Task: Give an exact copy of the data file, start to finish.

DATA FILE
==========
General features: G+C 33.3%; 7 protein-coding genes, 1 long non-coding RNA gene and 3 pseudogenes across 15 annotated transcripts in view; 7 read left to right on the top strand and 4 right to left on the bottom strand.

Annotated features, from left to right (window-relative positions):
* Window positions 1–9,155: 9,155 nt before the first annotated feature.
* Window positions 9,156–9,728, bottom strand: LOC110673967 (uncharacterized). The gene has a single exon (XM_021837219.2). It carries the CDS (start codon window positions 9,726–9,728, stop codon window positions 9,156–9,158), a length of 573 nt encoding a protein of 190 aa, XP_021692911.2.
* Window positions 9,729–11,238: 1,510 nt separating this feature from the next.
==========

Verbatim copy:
General features: G+C 33.3%; 7 protein-coding genes, 1 long non-coding RNA gene and 3 pseudogenes across 15 annotated transcripts in view; 7 read left to right on the top strand and 4 right to left on the bottom strand.

Annotated features, from left to right (window-relative positions):
* Window positions 1–9,155: 9,155 nt before the first annotated feature.
* Window positions 9,156–9,728, bottom strand: LOC110673967 (uncharacterized). The gene has a single exon (XM_021837219.2). It carries the CDS (start codon window positions 9,726–9,728, stop codon window positions 9,156–9,158), a length of 573 nt encoding a protein of 190 aa, XP_021692911.2.
* Window positions 9,729–11,238: 1,510 nt separating this feature from the next.